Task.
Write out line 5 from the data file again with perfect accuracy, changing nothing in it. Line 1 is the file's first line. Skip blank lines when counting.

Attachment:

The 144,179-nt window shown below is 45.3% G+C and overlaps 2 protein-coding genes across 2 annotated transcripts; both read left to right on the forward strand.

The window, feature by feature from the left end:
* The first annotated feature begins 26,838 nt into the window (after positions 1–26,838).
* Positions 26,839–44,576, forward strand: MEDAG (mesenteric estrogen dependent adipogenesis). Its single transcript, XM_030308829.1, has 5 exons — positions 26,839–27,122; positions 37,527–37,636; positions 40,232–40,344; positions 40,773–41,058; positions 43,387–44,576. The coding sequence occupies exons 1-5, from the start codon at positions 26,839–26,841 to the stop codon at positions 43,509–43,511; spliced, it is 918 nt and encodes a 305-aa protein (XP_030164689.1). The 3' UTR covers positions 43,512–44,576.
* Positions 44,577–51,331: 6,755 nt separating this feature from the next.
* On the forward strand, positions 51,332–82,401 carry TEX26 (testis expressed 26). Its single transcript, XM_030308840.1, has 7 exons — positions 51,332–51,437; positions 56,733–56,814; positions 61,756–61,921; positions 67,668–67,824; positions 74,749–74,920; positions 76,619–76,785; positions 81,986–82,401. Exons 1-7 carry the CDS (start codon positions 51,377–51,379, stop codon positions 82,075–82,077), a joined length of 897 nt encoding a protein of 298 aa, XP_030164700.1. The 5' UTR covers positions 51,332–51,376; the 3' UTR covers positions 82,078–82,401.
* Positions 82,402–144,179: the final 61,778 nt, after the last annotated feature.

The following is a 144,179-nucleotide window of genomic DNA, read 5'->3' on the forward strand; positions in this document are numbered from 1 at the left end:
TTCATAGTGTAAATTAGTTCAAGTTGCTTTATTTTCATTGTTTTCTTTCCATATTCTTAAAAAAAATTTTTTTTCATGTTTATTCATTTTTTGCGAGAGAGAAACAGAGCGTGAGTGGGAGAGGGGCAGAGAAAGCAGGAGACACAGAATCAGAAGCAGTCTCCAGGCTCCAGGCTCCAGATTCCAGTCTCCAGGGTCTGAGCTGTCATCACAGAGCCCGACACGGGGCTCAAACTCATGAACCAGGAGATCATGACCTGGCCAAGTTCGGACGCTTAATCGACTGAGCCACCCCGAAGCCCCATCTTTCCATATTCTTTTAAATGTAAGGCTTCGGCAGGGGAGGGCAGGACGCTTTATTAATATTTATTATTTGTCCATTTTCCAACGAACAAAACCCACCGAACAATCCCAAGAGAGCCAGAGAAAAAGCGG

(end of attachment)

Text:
* Positions 44,577–51,331: 6,755 nt separating this feature from the next.